When Rubio’s hired us, they were struggling to differentiate themselves in a sea of “fresh Mexican grills” flooding the category. Drawing on Ralph Rubio’s roots (a beach bum who discovered the fish taco on a road trip to Baja), and the insight that regular customers liken a trip to Rubio’s to a “mini-vacation,” we set about rebranding Rubio’s and its cuisine as “Beach Mex.” Suddenly, Rubio’s had a platform that spoke directly to its essence, carved out some new mental real estate for the brand, and created a whole new category that Rubio’s could own instantly and completely. In each of the first two years of our integrated Beach Mex campaign, same-store sales increased 9%. Within three years, Rubio’s had grown from 140 to 200 stores. And in Fast Casual.com’s list of Top 100 Movers & Shakers, Rubio’s was ranked #5 for having positioned itself so smartly for growth. 7
1 keeping it real: Ralph Rubio discovered the fish taco while
7 store design: Rubio’s even redesigned their stores to
surfing in Baja. Our goal was to convey that authenticity. 2 rubio’s a-go-go: We named Rubio’s catering service and
designed all the packaging. 3 television commercials: Our “Elements of Beach Mex” spots
fit our Beach Mex brand strategy. 8 store design: Graphic for the wall that pretty much says it all. 9 app: Our “Have a Nice Taco” app was a nice way to
focused on the ingredients that made Rubio’s uniquely Rubio’s. 4 sampling: We suggested that fish taco trucks surf the
send a friend a thoughtful and tasty greeting. 10
streets and distribute Beach Mex to the uninitiated. 5 out-of-home: Celebrating “The official food of guys who just
hang out for a living.”
11 new store opening banner: Introducing customers
to the Beach Mex ethos.
6 promotions: We designed Rubio’s cruiser bikes, then suggested
Rubio’s sponsor a beach-cruiser derby across San Diego.
brand book: Our “El Libro Grande de Rubio’s” introduced the Beach Mex positioning to Rubio’s and served as a brand bible.
bus shelters: Spreading the Beach Mex gospel.
JUST WHAT THE
C AT HOL IC HE A LT HC A RE W ES T
DIGNI T Y HE A LT H
Starting in 2007, we worked with Catholic Healthcare West on a series of ad campaigns directed at policymakers expressing CHW’s support for universal healthcare, a cause very much in line with their deep Catholic roots, which dated all the way back to 1854. However, in 2011, the changing healthcare landscape, combined with the Roman Catholic Church’s increasingly stringent doctrine, led Catholic Healthcare West to make the difficult decision that it needed to change its name. In hiring us over the prestigious branding firms for the sensitive task of renaming and repositioning the organization as more inclusive, modern and forward-thinking, CHW cited the simplicity, clarity and humanity of the past work we’d created for them, pointing out that we not only understood their business better than anyone, but their heart and soul. 1 direct mail/social media: A piece sent out to
CHW employees and healthcare thought leaders encouraging them to contribute ideas on improving healthcare via a blog we’d created on CHW’s site. 2 advocacy campaign #1: Supporting healthcare 1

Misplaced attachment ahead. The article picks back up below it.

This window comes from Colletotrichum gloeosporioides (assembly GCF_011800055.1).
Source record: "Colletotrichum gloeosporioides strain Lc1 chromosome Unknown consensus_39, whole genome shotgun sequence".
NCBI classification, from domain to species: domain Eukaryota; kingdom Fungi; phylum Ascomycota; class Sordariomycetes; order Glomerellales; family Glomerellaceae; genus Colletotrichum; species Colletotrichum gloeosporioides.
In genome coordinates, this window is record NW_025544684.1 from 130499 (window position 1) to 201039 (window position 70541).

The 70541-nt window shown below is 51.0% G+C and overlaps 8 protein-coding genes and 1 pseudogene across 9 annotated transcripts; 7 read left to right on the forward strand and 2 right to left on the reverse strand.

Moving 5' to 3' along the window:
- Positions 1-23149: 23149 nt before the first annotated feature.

reform as California legislators debated the issue.
3 advocacy campaign #2: A more far-reaching effort
designed to keep healthcare reform—and CHW—top of mind. 4 rebranding: We changed CHW’s name to Dignity
Health, then explained that it perfectly represented what the organization stood for.
MONTEREY BAY AQUARIUM
D i v e i n.
Our long-standing relationship with the Monterey Bay Aquarium constantly provides us with opportunities to tell a wonderful story. Every year, we’re tasked with promoting a new exhibit, while maintaining an overall brand personality that reflects the Aquarium’s mission to inspire ocean conservation. With every campaign, we try to create a sense of awe and wonder; this forces us to always be innovative, especially in our approach to media. Below, you’ll see some of our favorite examples, spanning several years of work. The results have been pretty spectacular, too. Pretty amazing what can happen when you break the walls between media and creative.
6 1 out-of-home: Extension of the “Share the Love” campaign. 2 television commercials: A trip to the Monterey Bay
Aquarium is truly magical. 3 bart station installation: Transformed a dreary
underground space into an awe-inspiring experience. 4 online: Herbie Hippocampus became quite the online
celebrity in his quest for a mate. 5 "virtual dive adventure" mobile truck: A video game
that toured the San Francisco Bay Area and could be played on any smartphone. 6 out-of-home: Seahorses searching for love. 7 print and out-of-home: For the “New Ocean’s Edge Exhibit,”
an underwater experience that’s surprisingly close.
radio spots produced
major industry awards
750 vendors 1 broom hockey tournament
TV spots produced
10 Ironman triathlons completed
365 acts of compassion per year 56 media plans delivered
countries where we’ve executed media campaigns
HOW MUCH AGENCY CAN WE FIT INTO A
5- S T O RY F I R EHO U S E ? It’s a question we seek to answer every day, as we develop more and more capabilities. We like being versatile and responsive; we think great ideas seldom come from big lumbering organizations with a bunch of departmental silos. From a client’s perspective, it’s nice to have a single resource that can solve a broad range of problems with
148,809 staff hours
36 fire axes
So, on any given day in the firehouse, a brand platform is
2.5 million online brand
1 pancake breakfast per month
72,000+ bricks 187 1:1 interviews completed
7 first-ever, never-before-done media executions
being researched, a visual identity is being designed, a microsite is being developed, a radio spot is being recorded, a TV commercial is being written, a media plan is being optimized…you get the picture. We pack a lot of capability into a relatively small space. To create the kinds of campaigns to which we aspire, we have to be good at a lot of things. That makes it a little difficult to hang a label on us. Brand agency? Digital agency? Ad agency? Depends on the day.
For the stories behind these artifacts, visit www.enginecompanyone.com/artifacts.
By gosh, Engine Company 1, you’ve sold me. This humanity thing could make a real difference for my company. I just wish you had a catchy way to sum it all up… you know, maybe some kind of motivational poster for advertisers who want to do better? Great idea, Bob. Tell you what, send a quick email with your address to firstname.lastname@example.org and we’ll ship you one of these high-quality letterpress beauties. Just the thing for the marketing professional on the rise.